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Title:How and why chiefs formalise land use in recent times: the politics of land dispossession through biofuels investments in Ghana
Author:Boamah, FestusISNI
Periodical:Review of African Political Economy (ISSN 0305-6244)
Geographic term:Ghana
Subjects:land tenure
land acquisition
traditional rulers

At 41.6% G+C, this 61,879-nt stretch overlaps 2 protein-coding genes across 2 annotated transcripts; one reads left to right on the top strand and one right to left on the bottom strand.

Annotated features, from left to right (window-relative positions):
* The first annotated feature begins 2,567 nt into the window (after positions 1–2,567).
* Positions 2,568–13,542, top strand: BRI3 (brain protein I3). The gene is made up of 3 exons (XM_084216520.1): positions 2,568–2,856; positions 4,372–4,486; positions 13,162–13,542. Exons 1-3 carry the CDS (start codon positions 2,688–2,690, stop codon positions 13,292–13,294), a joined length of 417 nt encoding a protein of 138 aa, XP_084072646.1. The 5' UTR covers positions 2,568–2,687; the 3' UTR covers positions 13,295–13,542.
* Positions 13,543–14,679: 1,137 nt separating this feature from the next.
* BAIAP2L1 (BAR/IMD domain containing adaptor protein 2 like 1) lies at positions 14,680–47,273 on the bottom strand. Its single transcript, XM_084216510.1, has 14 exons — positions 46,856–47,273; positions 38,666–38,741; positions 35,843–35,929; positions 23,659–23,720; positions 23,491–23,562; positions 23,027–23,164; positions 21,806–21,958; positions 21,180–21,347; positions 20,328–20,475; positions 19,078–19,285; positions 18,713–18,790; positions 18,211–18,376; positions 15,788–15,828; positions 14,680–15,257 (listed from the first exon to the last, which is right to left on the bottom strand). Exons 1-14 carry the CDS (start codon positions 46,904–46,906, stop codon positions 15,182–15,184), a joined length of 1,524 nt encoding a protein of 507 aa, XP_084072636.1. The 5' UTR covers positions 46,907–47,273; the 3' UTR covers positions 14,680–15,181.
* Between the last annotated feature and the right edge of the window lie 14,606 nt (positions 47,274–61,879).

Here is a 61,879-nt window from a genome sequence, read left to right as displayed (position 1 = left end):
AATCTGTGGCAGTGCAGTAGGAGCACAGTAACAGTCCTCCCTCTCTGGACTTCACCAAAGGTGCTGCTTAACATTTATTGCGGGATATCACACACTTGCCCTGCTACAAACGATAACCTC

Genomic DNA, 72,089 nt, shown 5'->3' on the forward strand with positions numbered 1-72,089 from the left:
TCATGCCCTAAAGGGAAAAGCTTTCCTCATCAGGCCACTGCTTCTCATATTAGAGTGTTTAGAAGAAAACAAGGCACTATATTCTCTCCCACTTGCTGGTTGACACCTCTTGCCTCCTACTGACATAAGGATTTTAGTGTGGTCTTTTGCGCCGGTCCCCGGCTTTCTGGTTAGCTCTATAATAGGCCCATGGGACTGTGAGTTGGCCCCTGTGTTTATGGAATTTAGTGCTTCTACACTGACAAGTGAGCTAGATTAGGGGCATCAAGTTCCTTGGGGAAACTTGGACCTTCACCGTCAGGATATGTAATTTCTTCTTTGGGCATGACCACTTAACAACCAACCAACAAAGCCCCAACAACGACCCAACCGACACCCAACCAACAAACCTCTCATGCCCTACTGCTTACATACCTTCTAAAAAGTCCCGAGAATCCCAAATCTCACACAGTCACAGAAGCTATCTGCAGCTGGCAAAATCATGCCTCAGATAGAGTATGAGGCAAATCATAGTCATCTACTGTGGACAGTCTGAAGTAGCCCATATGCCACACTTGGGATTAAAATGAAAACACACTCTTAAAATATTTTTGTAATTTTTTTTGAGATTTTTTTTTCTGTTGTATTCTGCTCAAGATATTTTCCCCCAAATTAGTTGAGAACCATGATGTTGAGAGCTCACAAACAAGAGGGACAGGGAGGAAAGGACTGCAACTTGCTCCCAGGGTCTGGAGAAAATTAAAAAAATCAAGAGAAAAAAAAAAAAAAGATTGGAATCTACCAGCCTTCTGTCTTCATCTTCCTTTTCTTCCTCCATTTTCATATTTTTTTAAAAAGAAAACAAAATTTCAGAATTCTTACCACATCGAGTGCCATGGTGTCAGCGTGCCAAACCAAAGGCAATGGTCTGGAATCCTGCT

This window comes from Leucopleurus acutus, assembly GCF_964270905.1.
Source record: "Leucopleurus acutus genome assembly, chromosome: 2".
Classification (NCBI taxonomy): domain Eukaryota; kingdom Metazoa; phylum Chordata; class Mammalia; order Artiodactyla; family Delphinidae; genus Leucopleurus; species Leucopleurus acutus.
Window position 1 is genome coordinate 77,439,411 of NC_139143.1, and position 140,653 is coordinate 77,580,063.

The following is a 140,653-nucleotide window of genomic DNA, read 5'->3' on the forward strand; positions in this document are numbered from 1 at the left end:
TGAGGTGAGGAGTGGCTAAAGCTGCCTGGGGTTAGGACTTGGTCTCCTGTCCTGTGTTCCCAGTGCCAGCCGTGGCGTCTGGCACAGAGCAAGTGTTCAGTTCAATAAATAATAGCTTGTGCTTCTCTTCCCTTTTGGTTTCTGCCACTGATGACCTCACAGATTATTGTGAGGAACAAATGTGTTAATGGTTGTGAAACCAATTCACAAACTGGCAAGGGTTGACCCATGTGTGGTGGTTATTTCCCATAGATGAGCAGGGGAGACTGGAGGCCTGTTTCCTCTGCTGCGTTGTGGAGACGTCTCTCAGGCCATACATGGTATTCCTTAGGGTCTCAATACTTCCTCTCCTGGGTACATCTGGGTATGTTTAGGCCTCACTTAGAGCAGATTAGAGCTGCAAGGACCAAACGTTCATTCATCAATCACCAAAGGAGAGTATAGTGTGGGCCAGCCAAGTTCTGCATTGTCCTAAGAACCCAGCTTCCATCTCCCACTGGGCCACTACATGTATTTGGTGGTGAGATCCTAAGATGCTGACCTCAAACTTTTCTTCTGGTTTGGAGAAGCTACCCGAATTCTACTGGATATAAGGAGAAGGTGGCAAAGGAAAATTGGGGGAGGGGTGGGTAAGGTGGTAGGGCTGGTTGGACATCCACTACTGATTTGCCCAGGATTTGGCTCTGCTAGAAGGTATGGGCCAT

Abstract:In the current land deals debate, land dispossession is often attributed to exploitative acts of agricultural investors. However, the role of equally active actors in the making of land deals such as chiefs, who customarily are custodians of land, does not feature prominently in the debate. The paper shows that the recent surge in large-scale land deals in Ghana corresponds with chiefs' pre-existing motivation to re-establish authority over land for two reasons: firstly, to formalise the use of 'stool land' to create rural development opportunities; secondly, to formalise boundaries of 'tool land' to avert potential future land litigations. Social groups lacking recognition from chiefs therefore often lose land, whereas land areas of those persons recognised by chiefs are protected, sometimes even regardless of their 'citizenship' identity in project villages. The author argues that an understanding of how local social institutions and politics mediate investment in land will enrich analyses of processes of land dispossession. Bibliogr., notes, sum. in English and French. [Journal abstract]